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University of Massachusetts Amherst announced last week that it would start offering medication abortion at its health center next fall. This marks a major victory for an effort led by state Rep. Lindsay Sabadosa to close the gap in abortion access in Massachusetts.
“The campus has heard from students that they want access to the medically prescribed drug,” university officials said in response to a Boston Globe inquiry. “Because of the notable distance to providers from the Amherst campus, and because the campus already offers extensive gynecological and reproductive care to students, UMass Amherst plans to offer the medical abortion pill to students on site at our University Health Services clinic.”
The nearest Planned Parenthood to UMass Amherst is in Springfield, a more than two-hour trip for students who don’t have a car.
Medication abortion can be taken to end a pregnancy up to 10 weeks and involves a two-step series of pills. The first pill, called mifepristone, stops the pregnancy from growing by stopping the supply of hormones responsible for maintaining the interior of the uterus. That pill is followed 24 to 48 hours later by a pill called misoprostol which effectively induces a miscarriage.
The pandemic brought a marked increase in the availability of medication abortions — until the middle of December 2021, the pills had to be distributed by a clinic. Now they can be sent by mail, which opens the door for telemedicine providers to prescribe it. This method of abortion has been in the United States for 20 years.
The bill Sabadosa, a Democrat from Northhampton, is sponsoring aims to make abortion services more accessible, specifically for college students, by requiring public universities to provide medication abortion services at student health centers. It would establish a fund administered by the Department of Public Health and the Department of Higher Education to help cover the costs of medication abortion options.
“The bill at its core is really a healthcare infrastructure bill. … Really what it tries to do is bolster healthcare services on campus,” Sabadosa said. “We really take the position that if you are providing medication abortion, you have the equipment and the training necessary to better provide maternal health care on campus, you have the ability to provide better reproductive loss health care on campus.”
A recent study from Carrie N. Baker, a gender studies professor at Smith College, estimates that 600 to 1,380 public university students in Massachusetts obtain medication abortion services every year. Sabadosa emphasized that abortions on college campuses are nothing new.
The bill is currently with the Joint Committee on Public Health, Sabadosa said, which has a reporting deadline of Feb. 2.
Sabadosa said with some states trying to roll back access to reproductive health care, the demand for services such as abortions will likely increase in states like Massachusetts that have protected the right to those services.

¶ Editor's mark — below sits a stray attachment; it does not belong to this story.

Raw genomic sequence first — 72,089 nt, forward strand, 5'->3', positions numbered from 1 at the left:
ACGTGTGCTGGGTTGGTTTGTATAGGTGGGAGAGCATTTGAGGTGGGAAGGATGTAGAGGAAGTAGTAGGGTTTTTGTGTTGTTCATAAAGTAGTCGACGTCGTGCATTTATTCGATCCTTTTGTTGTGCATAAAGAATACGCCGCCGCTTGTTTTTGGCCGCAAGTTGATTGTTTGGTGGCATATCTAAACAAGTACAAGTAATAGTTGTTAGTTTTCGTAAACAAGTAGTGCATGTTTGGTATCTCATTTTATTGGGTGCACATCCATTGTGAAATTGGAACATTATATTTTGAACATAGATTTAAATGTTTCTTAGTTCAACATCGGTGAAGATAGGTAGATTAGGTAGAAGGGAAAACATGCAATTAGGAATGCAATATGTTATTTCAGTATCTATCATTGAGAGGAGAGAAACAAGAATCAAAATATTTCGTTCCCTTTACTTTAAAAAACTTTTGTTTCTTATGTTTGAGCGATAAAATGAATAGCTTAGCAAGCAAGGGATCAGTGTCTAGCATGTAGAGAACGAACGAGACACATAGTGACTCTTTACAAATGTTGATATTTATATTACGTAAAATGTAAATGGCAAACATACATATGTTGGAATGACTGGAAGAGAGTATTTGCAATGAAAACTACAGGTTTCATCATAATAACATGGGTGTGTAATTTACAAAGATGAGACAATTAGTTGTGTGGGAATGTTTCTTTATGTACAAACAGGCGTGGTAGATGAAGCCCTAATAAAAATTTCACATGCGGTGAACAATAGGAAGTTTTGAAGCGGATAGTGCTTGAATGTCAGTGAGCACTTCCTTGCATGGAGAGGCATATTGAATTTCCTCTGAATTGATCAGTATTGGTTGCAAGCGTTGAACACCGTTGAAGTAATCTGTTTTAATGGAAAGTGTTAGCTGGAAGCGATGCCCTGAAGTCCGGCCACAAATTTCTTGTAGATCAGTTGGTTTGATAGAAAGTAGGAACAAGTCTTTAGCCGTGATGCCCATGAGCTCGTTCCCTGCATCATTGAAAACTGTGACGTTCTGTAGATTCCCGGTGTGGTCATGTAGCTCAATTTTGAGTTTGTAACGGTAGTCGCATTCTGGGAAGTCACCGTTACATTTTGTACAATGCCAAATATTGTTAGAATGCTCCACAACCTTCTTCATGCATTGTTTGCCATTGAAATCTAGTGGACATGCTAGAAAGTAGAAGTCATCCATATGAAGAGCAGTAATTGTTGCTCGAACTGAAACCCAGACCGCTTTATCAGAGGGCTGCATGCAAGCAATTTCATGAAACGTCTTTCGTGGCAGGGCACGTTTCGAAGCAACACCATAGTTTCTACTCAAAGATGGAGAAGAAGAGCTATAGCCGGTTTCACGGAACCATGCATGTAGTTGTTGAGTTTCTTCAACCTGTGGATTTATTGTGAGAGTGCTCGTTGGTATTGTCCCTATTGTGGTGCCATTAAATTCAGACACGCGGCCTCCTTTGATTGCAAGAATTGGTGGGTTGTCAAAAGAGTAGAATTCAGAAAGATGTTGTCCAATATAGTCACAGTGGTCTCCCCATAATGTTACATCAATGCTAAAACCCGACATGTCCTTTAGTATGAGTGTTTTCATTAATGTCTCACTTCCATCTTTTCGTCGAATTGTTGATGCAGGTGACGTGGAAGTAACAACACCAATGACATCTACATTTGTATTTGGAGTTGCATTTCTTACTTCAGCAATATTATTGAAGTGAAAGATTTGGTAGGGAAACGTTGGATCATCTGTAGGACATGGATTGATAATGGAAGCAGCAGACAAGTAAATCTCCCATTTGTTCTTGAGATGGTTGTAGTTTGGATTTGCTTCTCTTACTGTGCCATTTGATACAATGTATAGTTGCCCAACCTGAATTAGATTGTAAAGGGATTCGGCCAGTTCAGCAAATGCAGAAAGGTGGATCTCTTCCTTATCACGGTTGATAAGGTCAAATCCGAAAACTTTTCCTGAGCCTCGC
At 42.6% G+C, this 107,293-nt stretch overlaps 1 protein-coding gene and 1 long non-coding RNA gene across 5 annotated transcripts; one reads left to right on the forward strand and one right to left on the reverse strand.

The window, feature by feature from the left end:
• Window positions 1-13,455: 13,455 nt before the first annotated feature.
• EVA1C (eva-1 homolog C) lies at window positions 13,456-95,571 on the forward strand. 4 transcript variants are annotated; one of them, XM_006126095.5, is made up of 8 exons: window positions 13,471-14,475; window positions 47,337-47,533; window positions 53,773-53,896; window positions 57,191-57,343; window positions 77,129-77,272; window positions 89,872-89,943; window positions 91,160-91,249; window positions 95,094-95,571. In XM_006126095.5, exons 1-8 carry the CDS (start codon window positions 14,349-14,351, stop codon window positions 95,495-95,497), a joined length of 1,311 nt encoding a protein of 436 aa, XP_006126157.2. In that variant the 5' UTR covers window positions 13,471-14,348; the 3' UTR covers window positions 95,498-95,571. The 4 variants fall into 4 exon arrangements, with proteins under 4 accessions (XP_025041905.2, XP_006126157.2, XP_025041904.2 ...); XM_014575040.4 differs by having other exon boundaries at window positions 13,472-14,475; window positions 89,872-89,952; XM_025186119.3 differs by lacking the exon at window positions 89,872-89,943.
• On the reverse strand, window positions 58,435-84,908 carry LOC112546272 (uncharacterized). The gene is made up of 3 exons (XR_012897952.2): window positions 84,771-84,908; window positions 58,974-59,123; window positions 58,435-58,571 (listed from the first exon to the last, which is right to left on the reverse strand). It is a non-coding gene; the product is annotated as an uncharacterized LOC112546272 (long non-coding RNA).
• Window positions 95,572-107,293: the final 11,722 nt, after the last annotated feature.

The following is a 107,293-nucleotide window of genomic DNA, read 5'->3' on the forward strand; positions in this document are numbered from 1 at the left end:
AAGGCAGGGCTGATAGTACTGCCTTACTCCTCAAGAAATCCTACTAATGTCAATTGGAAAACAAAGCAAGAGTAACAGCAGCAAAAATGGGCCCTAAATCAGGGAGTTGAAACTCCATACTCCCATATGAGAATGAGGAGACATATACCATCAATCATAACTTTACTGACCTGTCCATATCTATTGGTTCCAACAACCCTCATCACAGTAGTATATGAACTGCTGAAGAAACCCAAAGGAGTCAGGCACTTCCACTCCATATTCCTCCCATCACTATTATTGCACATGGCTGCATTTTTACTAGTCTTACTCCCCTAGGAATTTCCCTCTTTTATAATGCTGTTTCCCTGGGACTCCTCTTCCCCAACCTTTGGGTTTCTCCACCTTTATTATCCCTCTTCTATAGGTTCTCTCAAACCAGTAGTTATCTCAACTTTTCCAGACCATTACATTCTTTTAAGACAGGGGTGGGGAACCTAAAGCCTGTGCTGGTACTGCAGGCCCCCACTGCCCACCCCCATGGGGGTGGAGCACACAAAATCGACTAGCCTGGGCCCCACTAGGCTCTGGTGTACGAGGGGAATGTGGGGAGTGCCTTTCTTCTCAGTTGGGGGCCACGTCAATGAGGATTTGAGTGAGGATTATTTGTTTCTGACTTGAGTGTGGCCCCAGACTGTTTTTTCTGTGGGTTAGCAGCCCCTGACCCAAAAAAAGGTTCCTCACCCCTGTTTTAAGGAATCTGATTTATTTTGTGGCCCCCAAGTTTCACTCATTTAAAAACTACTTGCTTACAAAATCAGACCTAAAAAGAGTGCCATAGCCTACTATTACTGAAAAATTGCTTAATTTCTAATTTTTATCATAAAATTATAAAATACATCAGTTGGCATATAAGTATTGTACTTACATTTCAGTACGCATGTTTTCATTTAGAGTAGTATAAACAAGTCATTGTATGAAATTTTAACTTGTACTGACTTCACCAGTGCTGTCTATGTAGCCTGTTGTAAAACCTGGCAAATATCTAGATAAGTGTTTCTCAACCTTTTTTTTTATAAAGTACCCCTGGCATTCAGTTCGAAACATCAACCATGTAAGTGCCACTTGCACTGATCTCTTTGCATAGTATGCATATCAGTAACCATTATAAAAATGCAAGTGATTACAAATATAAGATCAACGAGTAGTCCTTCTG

“It’s the time for the states that are really saying abortion is healthcare to prove it,” Sabadosa said. “We’re talking about a pill that has fewer adverse effects than Claritin. So if we’re going to let people treat their allergies, then we should let people manage their reproductive health care.”
The bill has drawn criticism and complaints from activists who are trying to block abortion access on campuses across the country. Students for Life Action, which has groups in all 50 states, is pushing for a congressional bill banning universities that offer medication abortion services from receiving federal funds.
“We think it compromises women’s safety,” Kate Scott, a 21-year-old biochemistry and molecular biology major who started a Students for Life group at UMass Amherst two years ago, told the Boston Globe. “And we also think it’s out of the scope of what a public university should be doing. Especially with taxpayer funding.”
Medicated abortions have long been partially performed at home, Sabadosa said. The second pill has been taken at home for years and the Food and Drug Administration lifting some regulations on the treatment has made it so both pills will be taken at home.
“It’s an incredibly safe procedure, which I think people also don’t realize,” Sabadosa said. “People tend to think abortion is surgical. It’s not. This is really taking hormonal pills.”
Universities in Massachusetts haven’t jumped at the bill, in part because some campuses lack “robust medical facilities,” Vincent Pedone, executive office of the State Universities Council of Presidents, told the Globe.
The Supreme Court is expected to rule this spring on an abortion case with the potential to overturn 49 years of precedent and allow states to ban abortions. Sabadosa said in this climate it is particularly important that Massachusetts lower the stigma that often surrounds abortion.
“We also need to be proactive in what the anti-choice movement is doing. We already know there are fake clinics in the state — they number real clinics three to one. We want to make sure our students aren’t going to fake clinics. We want to make sure that we don’t have fake mail-in websites where you’re not actually getting the medication,” Sabadosa said. “We want people to be protected”
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